Proponents of text to give outline its convenience. In truth, this donation method is anything but.
For one thing, it requires number memorization. Donors need to recall shortcodes and keywords. They must input the information to give. The process also requires many steps, from beginning to final donation.
Basically, this giving format requires some effort. As a result, donors could give up before their transaction is completed.
Text-giving providers can require monthly fees from churches. These fees could be assessed, even if no one uses the platform. Then, there are initial set-up costs. Another consideration? Extra keywords and custom shortcodes. These can also cost extra.
And that isn’t all. There could be a limit on your text messages. Sending too many could mean an additional fee.
Delay of Funds
With text to give, you might not receive the donations immediately. This is true if partnering with a mobile carrier. The reason? Donations come through the supporter’s monthly phone bills. Gifts could be delayed, depending on processing time. And who has time to wait?
Why Mobile Giving Apps are Better Than Text to Give
Good news! There is another alternative! Gift-giving with mobile apps, such as Givelify, offers loads more benefits than challenges! Like these:
Mobile apps allow your church to develop and send unique appeals. You can also set specific donation goals. Branding is also simpler, as you can upload your logo and cover photos.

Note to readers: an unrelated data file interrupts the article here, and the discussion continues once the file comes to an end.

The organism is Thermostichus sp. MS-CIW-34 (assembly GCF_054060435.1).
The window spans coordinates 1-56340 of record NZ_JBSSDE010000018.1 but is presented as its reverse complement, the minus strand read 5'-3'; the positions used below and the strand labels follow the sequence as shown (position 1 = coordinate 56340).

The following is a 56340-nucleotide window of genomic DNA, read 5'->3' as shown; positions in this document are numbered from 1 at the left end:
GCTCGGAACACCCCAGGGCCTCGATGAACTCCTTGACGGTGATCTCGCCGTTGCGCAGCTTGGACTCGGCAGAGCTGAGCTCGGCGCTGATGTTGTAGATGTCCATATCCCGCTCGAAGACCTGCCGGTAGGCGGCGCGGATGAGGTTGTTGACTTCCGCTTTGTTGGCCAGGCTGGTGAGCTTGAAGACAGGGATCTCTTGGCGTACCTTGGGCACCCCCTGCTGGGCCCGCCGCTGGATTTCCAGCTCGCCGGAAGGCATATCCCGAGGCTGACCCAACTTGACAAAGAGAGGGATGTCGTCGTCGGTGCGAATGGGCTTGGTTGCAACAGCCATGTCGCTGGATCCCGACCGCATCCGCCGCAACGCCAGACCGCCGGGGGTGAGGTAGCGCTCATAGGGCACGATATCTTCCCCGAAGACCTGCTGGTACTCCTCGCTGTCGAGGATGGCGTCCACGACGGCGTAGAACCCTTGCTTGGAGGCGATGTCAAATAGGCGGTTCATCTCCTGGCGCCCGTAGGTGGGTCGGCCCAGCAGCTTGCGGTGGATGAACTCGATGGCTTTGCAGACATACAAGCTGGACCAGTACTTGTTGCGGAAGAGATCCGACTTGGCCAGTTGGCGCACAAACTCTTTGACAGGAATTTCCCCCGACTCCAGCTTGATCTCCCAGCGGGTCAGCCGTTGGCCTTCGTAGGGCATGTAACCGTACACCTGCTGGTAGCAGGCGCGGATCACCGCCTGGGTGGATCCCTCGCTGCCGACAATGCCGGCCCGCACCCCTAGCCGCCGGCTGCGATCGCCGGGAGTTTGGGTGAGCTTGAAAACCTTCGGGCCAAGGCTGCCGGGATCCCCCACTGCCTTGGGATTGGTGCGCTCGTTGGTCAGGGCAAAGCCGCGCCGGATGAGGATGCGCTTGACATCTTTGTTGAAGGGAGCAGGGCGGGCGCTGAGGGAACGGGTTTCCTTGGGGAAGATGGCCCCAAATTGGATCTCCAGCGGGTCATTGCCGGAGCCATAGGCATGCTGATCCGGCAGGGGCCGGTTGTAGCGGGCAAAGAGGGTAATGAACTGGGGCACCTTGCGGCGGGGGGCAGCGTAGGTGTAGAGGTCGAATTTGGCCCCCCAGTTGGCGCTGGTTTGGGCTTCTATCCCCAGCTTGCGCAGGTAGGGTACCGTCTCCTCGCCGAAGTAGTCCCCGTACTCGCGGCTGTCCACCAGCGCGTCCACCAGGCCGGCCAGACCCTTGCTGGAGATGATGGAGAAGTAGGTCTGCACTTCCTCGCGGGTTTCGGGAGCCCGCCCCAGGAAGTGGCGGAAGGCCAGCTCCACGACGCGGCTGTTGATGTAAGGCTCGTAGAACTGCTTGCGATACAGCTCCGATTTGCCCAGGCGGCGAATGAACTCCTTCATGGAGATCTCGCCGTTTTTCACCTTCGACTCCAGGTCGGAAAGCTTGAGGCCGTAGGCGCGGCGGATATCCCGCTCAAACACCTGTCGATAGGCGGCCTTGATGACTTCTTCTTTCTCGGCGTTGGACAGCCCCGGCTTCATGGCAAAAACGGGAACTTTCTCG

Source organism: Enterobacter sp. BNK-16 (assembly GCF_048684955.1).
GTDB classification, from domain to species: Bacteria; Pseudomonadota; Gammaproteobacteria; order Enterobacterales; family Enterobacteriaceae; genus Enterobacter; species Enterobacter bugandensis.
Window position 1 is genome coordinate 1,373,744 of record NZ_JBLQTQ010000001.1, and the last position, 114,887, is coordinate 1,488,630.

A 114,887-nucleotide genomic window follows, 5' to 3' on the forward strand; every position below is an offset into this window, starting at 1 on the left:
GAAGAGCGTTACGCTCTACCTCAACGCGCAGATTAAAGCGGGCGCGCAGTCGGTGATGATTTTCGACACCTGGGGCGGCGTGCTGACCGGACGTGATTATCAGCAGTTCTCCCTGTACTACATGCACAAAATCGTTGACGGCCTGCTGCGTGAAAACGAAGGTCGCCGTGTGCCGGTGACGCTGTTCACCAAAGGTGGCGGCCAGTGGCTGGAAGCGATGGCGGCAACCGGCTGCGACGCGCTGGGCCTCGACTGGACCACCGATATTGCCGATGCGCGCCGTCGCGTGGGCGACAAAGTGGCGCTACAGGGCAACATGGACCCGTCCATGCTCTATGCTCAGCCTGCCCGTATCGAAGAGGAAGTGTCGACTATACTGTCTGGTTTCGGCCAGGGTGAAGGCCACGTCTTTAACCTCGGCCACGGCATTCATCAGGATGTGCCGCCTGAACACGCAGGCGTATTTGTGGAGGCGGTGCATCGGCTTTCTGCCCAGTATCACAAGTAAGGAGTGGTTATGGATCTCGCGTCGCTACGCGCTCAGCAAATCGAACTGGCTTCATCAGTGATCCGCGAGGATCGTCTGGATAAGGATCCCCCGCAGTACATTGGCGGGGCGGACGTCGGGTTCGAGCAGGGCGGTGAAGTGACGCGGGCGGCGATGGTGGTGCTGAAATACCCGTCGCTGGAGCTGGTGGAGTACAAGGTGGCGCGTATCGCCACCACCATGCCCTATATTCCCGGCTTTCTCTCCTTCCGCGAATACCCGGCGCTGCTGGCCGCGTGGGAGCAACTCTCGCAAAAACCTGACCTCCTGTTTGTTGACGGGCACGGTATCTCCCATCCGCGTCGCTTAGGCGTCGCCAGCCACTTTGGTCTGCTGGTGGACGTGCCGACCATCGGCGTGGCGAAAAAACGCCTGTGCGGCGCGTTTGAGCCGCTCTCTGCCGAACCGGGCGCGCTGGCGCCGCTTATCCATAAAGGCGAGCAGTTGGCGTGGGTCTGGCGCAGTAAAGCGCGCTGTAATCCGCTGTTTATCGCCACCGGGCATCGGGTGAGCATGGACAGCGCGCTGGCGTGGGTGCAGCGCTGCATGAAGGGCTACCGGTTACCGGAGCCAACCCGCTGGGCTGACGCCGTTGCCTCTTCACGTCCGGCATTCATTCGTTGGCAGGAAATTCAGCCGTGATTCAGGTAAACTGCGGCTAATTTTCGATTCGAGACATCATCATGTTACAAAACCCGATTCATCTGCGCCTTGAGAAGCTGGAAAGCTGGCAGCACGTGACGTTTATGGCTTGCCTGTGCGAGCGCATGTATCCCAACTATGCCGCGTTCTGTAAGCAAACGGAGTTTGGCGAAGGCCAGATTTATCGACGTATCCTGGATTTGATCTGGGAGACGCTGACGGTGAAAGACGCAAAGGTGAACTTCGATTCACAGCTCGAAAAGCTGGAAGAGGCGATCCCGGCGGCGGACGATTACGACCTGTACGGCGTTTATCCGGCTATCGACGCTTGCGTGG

Giving amounts are capped with text-to-give methods. But mobile apps allow donors to decide how much to tithe. Even better? Your church receives the donations much faster.
Mobile apps are more flexible. They allow you to create many campaigns on your single profile page. You can also send out multiple appeals from the same page.
Your donors won’t have to memorize codes or numbers. Instead, they simply open the app, click on it, and search for your church. Once found, your personal giving profile pops up. Individuals input tithe amounts, and press enter. Then, voilà! Their donation is accepted and transferred to your bank the next day.
When people use text to give, they may not know where their gift is going. This is because donations may end up in a general fund, rather than a specific destination. But the donor might want their gifts to support a specific cause. For example, Givelify takes the guesswork out of donation destinations. Your church members know exactly where their donations go. They can also specify which specific causes to support.
Making Donations Easier
You can certainly continue using the collection plate. Online giving offers many advantages, too. However, the type of technology used is just as important.
The goal is to make tithing easier for your donors, while your church receives funds more quickly. To that end, encouraging your members to donate through a mobile app is key. The process is simple and quick. The result is satisfaction for both the giver and recipient.